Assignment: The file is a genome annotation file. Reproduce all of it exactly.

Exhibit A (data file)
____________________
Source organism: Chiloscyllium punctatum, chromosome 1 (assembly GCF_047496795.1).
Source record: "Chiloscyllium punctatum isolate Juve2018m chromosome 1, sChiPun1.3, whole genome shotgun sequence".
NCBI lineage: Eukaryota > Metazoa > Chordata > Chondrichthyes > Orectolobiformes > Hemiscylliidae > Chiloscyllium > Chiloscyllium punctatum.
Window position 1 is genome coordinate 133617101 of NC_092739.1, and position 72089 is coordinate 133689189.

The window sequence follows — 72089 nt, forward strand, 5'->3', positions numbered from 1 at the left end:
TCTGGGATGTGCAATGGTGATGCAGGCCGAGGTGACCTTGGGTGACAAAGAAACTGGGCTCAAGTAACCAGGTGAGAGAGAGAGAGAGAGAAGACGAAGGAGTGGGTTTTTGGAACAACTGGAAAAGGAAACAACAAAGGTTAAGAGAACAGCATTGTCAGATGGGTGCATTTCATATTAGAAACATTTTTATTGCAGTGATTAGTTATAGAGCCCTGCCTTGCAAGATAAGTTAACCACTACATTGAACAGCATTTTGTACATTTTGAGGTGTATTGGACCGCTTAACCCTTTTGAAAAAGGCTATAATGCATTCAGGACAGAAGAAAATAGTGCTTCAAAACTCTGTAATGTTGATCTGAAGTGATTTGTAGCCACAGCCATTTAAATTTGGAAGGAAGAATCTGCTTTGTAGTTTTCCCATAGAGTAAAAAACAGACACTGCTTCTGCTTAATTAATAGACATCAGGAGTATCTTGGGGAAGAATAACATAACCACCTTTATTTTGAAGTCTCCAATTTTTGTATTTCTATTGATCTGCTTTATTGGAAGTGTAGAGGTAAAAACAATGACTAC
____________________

Source organism: Chiloscyllium punctatum, chromosome 1 (assembly GCF_047496795.1).
Source record: "Chiloscyllium punctatum isolate Juve2018m chromosome 1, sChiPun1.3, whole genome shotgun sequence".
NCBI lineage: Eukaryota > Metazoa > Chordata > Chondrichthyes > Orectolobiformes > Hemiscylliidae > Chiloscyllium > Chiloscyllium punctatum.
Window position 1 is genome coordinate 133617101 of NC_092739.1, and position 72089 is coordinate 133689189.

The window sequence follows — 72089 nt, forward strand, 5'->3', positions numbered from 1 at the left end:
TCTGGGATGTGCAATGGTGATGCAGGCCGAGGTGACCTTGGGTGACAAAGAAACTGGGCTCAAGTAACCAGGTGAGAGAGAGAGAGAGAGAAGACGAAGGAGTGGGTTTTTGGAACAACTGGAAAAGGAAACAACAAAGGTTAAGAGAACAGCATTGTCAGATGGGTGCATTTCATATTAGAAACATTTTTATTGCAGTGATTAGTTATAGAGCCCTGCCTTGCAAGATAAGTTAACCACTACATTGAACAGCATTTTGTACATTTTGAGGTGTATTGGACCGCTTAACCCTTTTGAAAAAGGCTATAATGCATTCAGGACAGAAGAAAATAGTGCTTCAAAACTCTGTAATGTTGATCTGAAGTGATTTGTAGCCACAGCCATTTAAATTTGGAAGGAAGAATCTGCTTTGTAGTTTTCCCATAGAGTAAAAAACAGACACTGCTTCTGCTTAATTAATAGACATCAGGAGTATCTTGGGGAAGAATAACATAACCACCTTTATTTTGAAGTCTCCAATTTTTGTATTTCTATTGATCTGCTTTATTGGAAGTGTAGAGGTAAAAACAATGACTAC